The Unknown Hipster

Housse de Racket at Silencio

Posted in Music by unknownhipster on September 30, 2011

Housse de Racket on stage

This was last Monday night, at Silencio, David Lynch’s new club.

The metal stairs that lead you down at least 3 stories underground seem never to end.  And as a matter of fact, as you go down there’s a profound, gravely silence.

The club is a succession of small mirrored rooms, with the overall feeling of being lost in the secret chambers of a pyramid. I even found myself walking like an Egyptian.

One of the redesigned caves is a low lit lounge called the Art Library. David Lynch selected a small number of monolith books to decorate the 2 glossy shelves that run along the curved walls. Waiting for Housse de Racket to play, and surrounded by young couples kissing, I picked up one of the coffin-entombed coffee table books, only to realize it was too dark to see.

I thought I would be more into Housse de Racket’s name (it’s better than Housse de Couette, but not as poetic as Uneven Dusk, my former band’s name) than their music, but they were damn good live, they  really shaked the Silencio. And now, I can’t get their hit number « Château » out of my head, while I would normally have preferred the more psychedelic « Empire ».

 Pierre jumped of the stage in his boat shoes.

Maison Kitsuné

Posted in Drawing & Music & Clothes by unknownhipster on September 24, 2011

I was walking down rue de Richelieu in Paris recently when I stopped by Kitsuné, the music label and clothing company created by Gildas and Masaya. By coincidence they were showing some drawings from their collaboration with Jean-Philippe Delhomme.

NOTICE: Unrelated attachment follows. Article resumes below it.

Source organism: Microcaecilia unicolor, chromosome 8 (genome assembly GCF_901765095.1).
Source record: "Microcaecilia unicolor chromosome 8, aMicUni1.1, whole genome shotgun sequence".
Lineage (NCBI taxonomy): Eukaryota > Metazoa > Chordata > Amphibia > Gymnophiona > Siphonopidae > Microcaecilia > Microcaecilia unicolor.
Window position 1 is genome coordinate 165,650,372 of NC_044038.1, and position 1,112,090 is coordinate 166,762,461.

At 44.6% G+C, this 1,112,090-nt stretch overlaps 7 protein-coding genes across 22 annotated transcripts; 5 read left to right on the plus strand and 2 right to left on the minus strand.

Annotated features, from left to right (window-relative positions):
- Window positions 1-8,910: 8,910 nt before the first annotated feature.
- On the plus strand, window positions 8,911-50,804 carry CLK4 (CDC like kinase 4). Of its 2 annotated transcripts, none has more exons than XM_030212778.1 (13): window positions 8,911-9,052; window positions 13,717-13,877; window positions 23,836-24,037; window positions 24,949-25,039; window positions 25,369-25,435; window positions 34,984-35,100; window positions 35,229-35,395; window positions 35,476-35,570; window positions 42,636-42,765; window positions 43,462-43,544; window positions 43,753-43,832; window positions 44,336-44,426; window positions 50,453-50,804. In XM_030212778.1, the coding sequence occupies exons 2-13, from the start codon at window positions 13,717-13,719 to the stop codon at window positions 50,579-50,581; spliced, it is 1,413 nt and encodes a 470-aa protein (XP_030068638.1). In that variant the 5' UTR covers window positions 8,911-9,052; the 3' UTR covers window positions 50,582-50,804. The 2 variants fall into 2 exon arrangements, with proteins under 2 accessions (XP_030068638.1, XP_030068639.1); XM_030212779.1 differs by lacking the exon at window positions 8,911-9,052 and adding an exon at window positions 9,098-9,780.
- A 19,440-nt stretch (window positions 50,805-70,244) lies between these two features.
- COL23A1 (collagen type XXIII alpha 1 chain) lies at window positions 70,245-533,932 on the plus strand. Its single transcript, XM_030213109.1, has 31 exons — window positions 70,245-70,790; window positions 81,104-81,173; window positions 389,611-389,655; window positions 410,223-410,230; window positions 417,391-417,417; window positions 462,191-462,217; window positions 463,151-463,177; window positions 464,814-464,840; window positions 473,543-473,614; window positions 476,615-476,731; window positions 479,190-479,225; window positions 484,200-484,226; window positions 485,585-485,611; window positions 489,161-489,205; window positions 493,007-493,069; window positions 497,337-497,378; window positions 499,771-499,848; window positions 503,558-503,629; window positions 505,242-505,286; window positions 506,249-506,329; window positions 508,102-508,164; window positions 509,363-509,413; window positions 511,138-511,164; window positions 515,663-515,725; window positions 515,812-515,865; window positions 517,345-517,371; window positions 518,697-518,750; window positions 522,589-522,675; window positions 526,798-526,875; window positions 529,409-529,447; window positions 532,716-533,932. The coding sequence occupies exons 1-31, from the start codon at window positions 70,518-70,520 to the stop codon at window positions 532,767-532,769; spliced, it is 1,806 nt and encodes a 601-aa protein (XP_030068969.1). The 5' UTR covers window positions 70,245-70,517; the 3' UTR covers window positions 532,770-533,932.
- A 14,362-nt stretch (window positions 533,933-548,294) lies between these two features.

Gildas Loaec and Masaya Kuroki

Gildas just returned from deejaying in some distant location of the world. It’s always difficult to figure out what time it is for him. He ends his email conversations with phrases like « I’ve to work now » and it’s 2 am In Kyoto or Bangkok. I’m always trying to learn the secrets of his trade when we have lunch, in case one day somebody asks me to play my box of psychedelic records in front of a roaring crowd.

Masaya gave me a plaid shirt from their autumn collection, which would nicely replaced mine from the Brooklyn Flea, and a new Guards 7 inch. He guessed Guards was more down my alley than Housse de Racket (although I love their name). And he is right, play “don’t wake the dead“, and the world is yours. At least, temporary.

Two examples of the works shown:

« Neville thought the three men will be great on his Fashion blog. »

« Man, have you ever thought of doing jazz album covers ? »

“Stop me if this poem is too long.”

Until October 5th, 52 rue de Richelieu, 75001 Paris

An installation by Andy Spade

Posted in Art by unknownhipster on September 23, 2011

On September 9th Andy did a one day installation at the Half Gallery.

In a work entitled « Casa Grande AZ 1972-1975 » 30 cacti of various shapes were arrayed on the floor, while black ballons floated above, up against the ceiling.

As the gallery text said : « Andy Spade’s first solo show offers a glimpse into his youth growing up in a small town Arizona town. In a household with a new stepfather, he and his brothers felt the tension between his fits of rage and depression and his mother’s blind, yet always sunny disposition. This installation represents the sublimation of childhood disenfranchisement. »